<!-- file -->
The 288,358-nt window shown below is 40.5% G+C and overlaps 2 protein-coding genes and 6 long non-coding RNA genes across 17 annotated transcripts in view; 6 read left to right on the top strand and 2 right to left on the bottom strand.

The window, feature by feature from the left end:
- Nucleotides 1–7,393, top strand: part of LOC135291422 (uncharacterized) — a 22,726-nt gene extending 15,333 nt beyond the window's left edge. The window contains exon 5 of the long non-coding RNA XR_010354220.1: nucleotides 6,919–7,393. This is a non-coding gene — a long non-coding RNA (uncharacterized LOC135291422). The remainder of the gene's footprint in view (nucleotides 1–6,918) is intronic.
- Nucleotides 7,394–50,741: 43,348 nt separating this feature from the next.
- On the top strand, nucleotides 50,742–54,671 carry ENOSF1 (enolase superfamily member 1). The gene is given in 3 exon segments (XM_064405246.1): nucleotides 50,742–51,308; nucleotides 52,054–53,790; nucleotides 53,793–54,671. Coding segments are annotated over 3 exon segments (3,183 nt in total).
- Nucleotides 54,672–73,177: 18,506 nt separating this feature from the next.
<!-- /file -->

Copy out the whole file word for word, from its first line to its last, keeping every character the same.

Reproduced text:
The 288,358-nt window shown below is 40.5% G+C and overlaps 2 protein-coding genes and 6 long non-coding RNA genes across 17 annotated transcripts in view; 6 read left to right on the top strand and 2 right to left on the bottom strand.

The window, feature by feature from the left end:
- Nucleotides 1–7,393, top strand: part of LOC135291422 (uncharacterized) — a 22,726-nt gene extending 15,333 nt beyond the window's left edge. The window contains exon 5 of the long non-coding RNA XR_010354220.1: nucleotides 6,919–7,393. This is a non-coding gene — a long non-coding RNA (uncharacterized LOC135291422). The remainder of the gene's footprint in view (nucleotides 1–6,918) is intronic.
- Nucleotides 7,394–50,741: 43,348 nt separating this feature from the next.
- On the top strand, nucleotides 50,742–54,671 carry ENOSF1 (enolase superfamily member 1). The gene is given in 3 exon segments (XM_064405246.1): nucleotides 50,742–51,308; nucleotides 52,054–53,790; nucleotides 53,793–54,671. Coding segments are annotated over 3 exon segments (3,183 nt in total).
- Nucleotides 54,672–73,177: 18,506 nt separating this feature from the next.